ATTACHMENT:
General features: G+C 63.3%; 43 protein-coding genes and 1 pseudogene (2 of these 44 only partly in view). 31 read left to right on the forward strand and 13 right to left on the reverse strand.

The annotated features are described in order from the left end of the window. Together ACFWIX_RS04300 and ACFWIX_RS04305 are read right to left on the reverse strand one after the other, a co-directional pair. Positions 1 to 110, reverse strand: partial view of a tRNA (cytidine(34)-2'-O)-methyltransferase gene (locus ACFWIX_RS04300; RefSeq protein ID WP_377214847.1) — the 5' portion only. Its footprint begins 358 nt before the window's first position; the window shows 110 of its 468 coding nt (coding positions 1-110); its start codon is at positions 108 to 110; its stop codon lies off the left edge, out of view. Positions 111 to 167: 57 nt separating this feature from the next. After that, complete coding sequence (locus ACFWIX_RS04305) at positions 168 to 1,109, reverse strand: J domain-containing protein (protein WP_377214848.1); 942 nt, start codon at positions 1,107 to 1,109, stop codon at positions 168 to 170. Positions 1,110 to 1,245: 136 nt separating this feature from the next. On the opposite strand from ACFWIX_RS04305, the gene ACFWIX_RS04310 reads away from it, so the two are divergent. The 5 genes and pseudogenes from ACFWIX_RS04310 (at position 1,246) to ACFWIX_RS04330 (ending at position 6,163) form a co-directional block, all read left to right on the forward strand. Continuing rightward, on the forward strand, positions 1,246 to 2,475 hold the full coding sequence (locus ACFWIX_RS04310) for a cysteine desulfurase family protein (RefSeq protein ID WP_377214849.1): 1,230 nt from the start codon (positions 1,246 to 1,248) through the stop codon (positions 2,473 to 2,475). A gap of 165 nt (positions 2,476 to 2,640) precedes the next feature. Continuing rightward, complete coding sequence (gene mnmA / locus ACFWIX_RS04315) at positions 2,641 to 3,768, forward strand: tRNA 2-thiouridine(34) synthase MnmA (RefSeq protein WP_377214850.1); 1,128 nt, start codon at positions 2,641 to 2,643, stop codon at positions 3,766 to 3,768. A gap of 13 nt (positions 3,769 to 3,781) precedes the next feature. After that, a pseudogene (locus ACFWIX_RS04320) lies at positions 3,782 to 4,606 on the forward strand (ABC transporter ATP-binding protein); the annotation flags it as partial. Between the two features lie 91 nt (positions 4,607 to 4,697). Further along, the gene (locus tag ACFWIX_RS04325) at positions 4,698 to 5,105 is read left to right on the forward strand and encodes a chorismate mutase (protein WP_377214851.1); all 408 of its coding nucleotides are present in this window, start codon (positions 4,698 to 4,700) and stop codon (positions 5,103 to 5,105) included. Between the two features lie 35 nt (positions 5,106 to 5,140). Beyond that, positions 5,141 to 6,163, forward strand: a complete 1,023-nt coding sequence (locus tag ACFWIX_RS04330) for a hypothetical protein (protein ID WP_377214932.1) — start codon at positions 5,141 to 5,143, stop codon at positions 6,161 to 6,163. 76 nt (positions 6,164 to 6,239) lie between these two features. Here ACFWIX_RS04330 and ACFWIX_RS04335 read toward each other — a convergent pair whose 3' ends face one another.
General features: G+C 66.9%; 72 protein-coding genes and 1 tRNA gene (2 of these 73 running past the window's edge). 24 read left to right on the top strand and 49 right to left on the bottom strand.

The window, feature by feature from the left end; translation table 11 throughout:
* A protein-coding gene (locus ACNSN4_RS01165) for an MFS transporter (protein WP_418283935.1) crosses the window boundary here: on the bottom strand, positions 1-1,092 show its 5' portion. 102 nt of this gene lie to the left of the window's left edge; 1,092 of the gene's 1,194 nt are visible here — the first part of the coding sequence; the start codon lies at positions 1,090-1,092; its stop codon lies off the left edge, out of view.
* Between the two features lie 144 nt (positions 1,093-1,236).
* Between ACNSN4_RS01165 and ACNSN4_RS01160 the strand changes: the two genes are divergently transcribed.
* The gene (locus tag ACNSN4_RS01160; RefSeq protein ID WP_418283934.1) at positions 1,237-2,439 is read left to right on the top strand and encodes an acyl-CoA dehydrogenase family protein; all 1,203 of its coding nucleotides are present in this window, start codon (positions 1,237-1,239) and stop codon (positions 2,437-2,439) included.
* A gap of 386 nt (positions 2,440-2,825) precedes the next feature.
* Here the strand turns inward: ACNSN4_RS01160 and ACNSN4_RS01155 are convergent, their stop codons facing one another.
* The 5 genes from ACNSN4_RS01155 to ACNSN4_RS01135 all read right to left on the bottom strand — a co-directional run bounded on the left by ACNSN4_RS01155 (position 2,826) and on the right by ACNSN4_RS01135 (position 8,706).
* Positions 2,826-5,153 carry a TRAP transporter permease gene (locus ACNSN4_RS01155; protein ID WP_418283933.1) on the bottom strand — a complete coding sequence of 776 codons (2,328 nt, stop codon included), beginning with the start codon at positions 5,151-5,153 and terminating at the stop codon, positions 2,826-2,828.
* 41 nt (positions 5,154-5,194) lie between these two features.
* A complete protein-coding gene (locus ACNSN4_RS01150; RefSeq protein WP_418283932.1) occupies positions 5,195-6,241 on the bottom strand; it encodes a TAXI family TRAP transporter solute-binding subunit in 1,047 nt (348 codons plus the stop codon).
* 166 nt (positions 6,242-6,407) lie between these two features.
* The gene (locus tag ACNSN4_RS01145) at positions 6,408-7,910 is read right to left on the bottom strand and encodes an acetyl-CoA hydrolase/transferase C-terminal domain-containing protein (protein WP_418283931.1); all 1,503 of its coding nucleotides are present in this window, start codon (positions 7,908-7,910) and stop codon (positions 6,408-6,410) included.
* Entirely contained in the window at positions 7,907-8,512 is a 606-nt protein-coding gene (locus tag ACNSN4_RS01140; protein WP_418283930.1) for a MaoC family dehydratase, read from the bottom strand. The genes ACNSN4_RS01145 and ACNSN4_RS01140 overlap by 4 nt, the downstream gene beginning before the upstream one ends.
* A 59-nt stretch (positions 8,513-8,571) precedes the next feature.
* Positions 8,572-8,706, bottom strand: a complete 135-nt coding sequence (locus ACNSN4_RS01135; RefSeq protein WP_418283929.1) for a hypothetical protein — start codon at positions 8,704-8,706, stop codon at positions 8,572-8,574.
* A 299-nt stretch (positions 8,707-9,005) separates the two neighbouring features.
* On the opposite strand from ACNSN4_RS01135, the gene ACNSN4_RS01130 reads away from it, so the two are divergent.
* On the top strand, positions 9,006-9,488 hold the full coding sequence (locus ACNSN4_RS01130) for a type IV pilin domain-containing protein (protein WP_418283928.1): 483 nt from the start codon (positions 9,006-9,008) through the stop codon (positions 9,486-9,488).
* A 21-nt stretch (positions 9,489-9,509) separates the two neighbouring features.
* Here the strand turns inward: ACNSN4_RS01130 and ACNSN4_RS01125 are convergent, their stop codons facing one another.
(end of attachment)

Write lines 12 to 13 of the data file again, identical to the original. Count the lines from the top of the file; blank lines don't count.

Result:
* Positions 2,826-5,153 carry a TRAP transporter permease gene (locus ACNSN4_RS01155; protein ID WP_418283933.1) on the bottom strand — a complete coding sequence of 776 codons (2,328 nt, stop codon included), beginning with the start codon at positions 5,151-5,153 and terminating at the stop codon, positions 2,826-2,828.
* 41 nt (positions 5,154-5,194) lie between these two features.